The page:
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Making The Grade: Did the CMS summer-learning program serve its purpose in helping students catch up?

The six-week summer program rolled out in mid-June with the goal to help students catch up with unfinished learning over the last year and a half due to the pandemic shutting school doors in March 2020.
Published: Aug. 26, 2021 at 8:17 PM EDT|Updated: Aug. 26, 2021 at 8:24 PM EDT
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CHARLOTTE, N.C. (WBTV) - The six-week summer learning program Camp CMS came to a close on July 29, but did it serve its purpose?

Available courses included math, science, language arts, and enrichment courses like African American studies and art.

As of August 3, CMS reported 30,432 students were enrolled in Camp CMS, 19,575 of them are considered at-risk students.

At a July Board of Education meeting, 32,511 students were enrolled in the program, 20,963 of which were at risk.

CMS leaders said more than 2,000 students withdrew from the program - some choosing to spend time with family or pursue other learning programs.

Jani Hendon is a tenth grader at West Charlotte High School, like thousands of other students in the district, she spent last year learning behind a screen - something she says was a challenge that she wanted to overcome by going to Camp CMS.

“Throughout my first year of high school in ninth grade, I would say I struggled with math mostly, and learning it from Zoom made it more difficult for me to actually comprehend,” she said.

The six-week summer program rolled out in mid-June with the goal to help students catch up with unfinished learning over the last year and a half due to the pandemic shutting school doors in March 2020.

Karrigan Khalid is a sixth-grader at Northwest School of the Arts where she’s majoring in theater. She previously attended Trillium Springs Montessori School. Karrigan says she struggled with virtual learning this year because it was different than the Montessori style of teaching. She said the lack of interaction made it hard to pay attention.

Khalid did Camp CMS for three weeks and also had a math tutor. She says Camp CMS helped revive the social aspect of in-person learning but she feels the lessons weren’t advancing beyond what she already learned during the school year.

“It was like we had to watch the same videos we had already seen these videos. The teacher was just like ‘okay we’re going to move on to this video’ and we had already done the work so we were learning nothing in science class,” Khalid said. “In math, the stuff she was teaching us was just the stuff we had already learned it’s just like everything we were learning was stuff we already learned.”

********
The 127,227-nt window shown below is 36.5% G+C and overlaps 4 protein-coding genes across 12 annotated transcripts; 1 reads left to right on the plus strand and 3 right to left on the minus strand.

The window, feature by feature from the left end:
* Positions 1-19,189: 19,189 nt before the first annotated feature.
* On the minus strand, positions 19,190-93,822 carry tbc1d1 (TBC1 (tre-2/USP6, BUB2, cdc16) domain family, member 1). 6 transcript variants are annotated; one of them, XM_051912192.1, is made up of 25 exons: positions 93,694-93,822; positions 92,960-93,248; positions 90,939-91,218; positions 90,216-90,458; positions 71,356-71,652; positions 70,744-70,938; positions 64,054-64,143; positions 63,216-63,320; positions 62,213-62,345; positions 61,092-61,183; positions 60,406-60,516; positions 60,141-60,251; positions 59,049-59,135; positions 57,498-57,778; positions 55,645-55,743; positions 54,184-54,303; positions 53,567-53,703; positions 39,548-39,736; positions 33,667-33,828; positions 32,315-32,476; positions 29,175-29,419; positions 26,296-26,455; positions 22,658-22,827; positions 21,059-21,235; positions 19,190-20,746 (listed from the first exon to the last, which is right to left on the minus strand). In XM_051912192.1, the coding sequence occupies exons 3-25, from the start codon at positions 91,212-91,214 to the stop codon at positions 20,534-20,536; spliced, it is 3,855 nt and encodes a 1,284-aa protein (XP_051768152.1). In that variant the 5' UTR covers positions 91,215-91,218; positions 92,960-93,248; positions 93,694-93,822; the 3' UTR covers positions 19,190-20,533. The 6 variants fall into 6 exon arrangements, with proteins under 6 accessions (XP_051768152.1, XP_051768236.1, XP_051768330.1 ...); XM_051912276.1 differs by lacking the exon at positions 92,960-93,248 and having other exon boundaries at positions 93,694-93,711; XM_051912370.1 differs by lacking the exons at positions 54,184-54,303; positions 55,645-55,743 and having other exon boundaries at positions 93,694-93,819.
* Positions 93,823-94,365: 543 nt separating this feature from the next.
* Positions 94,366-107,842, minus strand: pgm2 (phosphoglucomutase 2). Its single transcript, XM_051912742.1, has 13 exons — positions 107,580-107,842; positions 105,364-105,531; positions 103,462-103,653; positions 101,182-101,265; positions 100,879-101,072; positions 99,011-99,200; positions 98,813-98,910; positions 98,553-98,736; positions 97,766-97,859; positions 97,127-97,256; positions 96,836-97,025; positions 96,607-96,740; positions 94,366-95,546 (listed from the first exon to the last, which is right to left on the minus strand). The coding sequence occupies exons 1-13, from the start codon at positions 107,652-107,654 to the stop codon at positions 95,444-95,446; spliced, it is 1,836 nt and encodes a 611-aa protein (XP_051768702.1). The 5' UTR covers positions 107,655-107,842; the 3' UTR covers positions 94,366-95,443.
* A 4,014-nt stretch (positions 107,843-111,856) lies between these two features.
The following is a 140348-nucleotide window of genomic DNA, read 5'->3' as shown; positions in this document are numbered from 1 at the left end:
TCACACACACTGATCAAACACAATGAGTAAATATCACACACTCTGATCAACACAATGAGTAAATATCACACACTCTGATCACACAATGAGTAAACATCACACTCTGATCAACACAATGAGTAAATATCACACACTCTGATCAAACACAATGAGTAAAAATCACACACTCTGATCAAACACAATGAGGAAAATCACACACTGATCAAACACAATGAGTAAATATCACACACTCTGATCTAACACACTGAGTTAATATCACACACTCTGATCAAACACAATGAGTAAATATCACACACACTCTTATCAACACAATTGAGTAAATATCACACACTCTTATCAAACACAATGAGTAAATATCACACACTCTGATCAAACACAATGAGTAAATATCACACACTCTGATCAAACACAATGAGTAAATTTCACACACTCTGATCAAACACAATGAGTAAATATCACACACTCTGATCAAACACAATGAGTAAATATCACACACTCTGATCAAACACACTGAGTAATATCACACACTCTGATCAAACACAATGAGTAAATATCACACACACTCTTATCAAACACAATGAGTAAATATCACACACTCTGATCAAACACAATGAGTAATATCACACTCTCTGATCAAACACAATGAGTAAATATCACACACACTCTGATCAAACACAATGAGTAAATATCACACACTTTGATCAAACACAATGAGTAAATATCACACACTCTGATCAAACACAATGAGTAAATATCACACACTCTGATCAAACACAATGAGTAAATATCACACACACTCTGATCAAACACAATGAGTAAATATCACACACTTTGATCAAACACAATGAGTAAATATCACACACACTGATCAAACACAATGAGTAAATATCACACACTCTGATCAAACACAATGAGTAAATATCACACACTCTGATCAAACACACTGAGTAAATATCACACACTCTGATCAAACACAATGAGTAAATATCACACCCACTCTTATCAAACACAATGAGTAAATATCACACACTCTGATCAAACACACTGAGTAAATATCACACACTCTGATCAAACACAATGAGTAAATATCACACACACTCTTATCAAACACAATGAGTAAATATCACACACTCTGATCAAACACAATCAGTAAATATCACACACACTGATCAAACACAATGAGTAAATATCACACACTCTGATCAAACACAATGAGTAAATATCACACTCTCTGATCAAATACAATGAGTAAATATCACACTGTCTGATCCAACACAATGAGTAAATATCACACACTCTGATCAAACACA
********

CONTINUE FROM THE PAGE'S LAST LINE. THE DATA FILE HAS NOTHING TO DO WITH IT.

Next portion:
CMS enrollment data shows that during the sixth week only 18,712 students attended their classes.

During a July board meeting, CMS staff said they made concentrated efforts to connect with families whose students weren’t attending.

“Schools are employing a variety of methods to reach out, personal phone calls, teachers reaching out specifically. Our student services teams are reaching out and making some home visits to try to find the students that are not yet showing up,” said Tangela Williams, the Southeast Learning Community superintendent.

Data from CMS shows West Charlotte High School - where Jani attends - received a D grade for the 2019-2020 school year.

According to the CMS performance dashboard, 1,332 students were enrolled at WCHS during the 2019-2020 school year.

While thousands of other students withdrew or didn’t come to class, Hendon stuck it out. She attended all six weeks at the WCHS site completing assignments which she says helped her feel more confident starting the new school year in person.

“I would say after Camp CMS I understand all of the materials that I’ve learned and I do feel more comfortable in preparing for this next school year in knowing the environment I’m going to be in,” Hendon said.

When it comes to student performance and retention, school leaders say they are now assessing students for “unfinished learning” and encouraging teachers to help students review previous material while also staying on track this school year.

“Basically they’re catching up and moving forward at the same pace that we would want them to without having to teach last year’s standards to stay at pace with the current year’s standards,” said Matt Hayes, the Deputy Superintendent of Academics.

To see the full report on Camp CMS enrollment, attendance, and outcomes click here.

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